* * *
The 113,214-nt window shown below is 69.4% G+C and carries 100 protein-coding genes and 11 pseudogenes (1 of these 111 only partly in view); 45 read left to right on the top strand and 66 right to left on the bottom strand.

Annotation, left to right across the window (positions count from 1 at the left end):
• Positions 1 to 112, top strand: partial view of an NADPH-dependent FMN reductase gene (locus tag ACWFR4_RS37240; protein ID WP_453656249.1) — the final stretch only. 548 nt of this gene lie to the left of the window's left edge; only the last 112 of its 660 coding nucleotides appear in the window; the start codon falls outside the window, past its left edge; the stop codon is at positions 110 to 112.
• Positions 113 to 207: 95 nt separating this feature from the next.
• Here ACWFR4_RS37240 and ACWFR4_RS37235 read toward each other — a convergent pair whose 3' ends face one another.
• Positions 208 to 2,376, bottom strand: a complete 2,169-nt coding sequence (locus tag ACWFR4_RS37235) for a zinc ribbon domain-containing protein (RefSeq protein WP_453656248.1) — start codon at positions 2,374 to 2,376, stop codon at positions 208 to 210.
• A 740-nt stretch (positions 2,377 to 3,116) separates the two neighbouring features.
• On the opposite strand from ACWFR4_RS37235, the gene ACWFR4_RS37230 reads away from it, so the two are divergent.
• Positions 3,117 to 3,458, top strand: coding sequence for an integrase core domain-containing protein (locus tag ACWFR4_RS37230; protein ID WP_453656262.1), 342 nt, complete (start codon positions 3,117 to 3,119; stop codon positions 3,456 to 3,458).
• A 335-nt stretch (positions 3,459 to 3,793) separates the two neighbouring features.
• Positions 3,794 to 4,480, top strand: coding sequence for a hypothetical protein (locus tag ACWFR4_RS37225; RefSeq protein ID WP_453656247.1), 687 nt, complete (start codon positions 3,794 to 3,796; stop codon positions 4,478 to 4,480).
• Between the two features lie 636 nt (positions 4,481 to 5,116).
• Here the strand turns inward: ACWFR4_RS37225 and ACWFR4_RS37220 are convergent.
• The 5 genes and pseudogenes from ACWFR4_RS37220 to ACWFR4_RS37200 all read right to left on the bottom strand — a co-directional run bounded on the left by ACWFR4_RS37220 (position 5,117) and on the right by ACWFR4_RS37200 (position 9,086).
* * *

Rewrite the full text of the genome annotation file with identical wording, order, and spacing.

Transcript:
The 113,214-nt window shown below is 69.4% G+C and carries 100 protein-coding genes and 11 pseudogenes (1 of these 111 only partly in view); 45 read left to right on the top strand and 66 right to left on the bottom strand.

Annotation, left to right across the window (positions count from 1 at the left end):
• Positions 1 to 112, top strand: partial view of an NADPH-dependent FMN reductase gene (locus tag ACWFR4_RS37240; protein ID WP_453656249.1) — the final stretch only. 548 nt of this gene lie to the left of the window's left edge; only the last 112 of its 660 coding nucleotides appear in the window; the start codon falls outside the window, past its left edge; the stop codon is at positions 110 to 112.
• Positions 113 to 207: 95 nt separating this feature from the next.
• Here ACWFR4_RS37240 and ACWFR4_RS37235 read toward each other — a convergent pair whose 3' ends face one another.
• Positions 208 to 2,376, bottom strand: a complete 2,169-nt coding sequence (locus tag ACWFR4_RS37235) for a zinc ribbon domain-containing protein (RefSeq protein WP_453656248.1) — start codon at positions 2,374 to 2,376, stop codon at positions 208 to 210.
• A 740-nt stretch (positions 2,377 to 3,116) separates the two neighbouring features.
• On the opposite strand from ACWFR4_RS37235, the gene ACWFR4_RS37230 reads away from it, so the two are divergent.
• Positions 3,117 to 3,458, top strand: coding sequence for an integrase core domain-containing protein (locus tag ACWFR4_RS37230; protein ID WP_453656262.1), 342 nt, complete (start codon positions 3,117 to 3,119; stop codon positions 3,456 to 3,458).
• A 335-nt stretch (positions 3,459 to 3,793) separates the two neighbouring features.
• Positions 3,794 to 4,480, top strand: coding sequence for a hypothetical protein (locus tag ACWFR4_RS37225; RefSeq protein ID WP_453656247.1), 687 nt, complete (start codon positions 3,794 to 3,796; stop codon positions 4,478 to 4,480).
• Between the two features lie 636 nt (positions 4,481 to 5,116).
• Here the strand turns inward: ACWFR4_RS37225 and ACWFR4_RS37220 are convergent.
• The 5 genes and pseudogenes from ACWFR4_RS37220 to ACWFR4_RS37200 all read right to left on the bottom strand — a co-directional run bounded on the left by ACWFR4_RS37220 (position 5,117) and on the right by ACWFR4_RS37200 (position 9,086).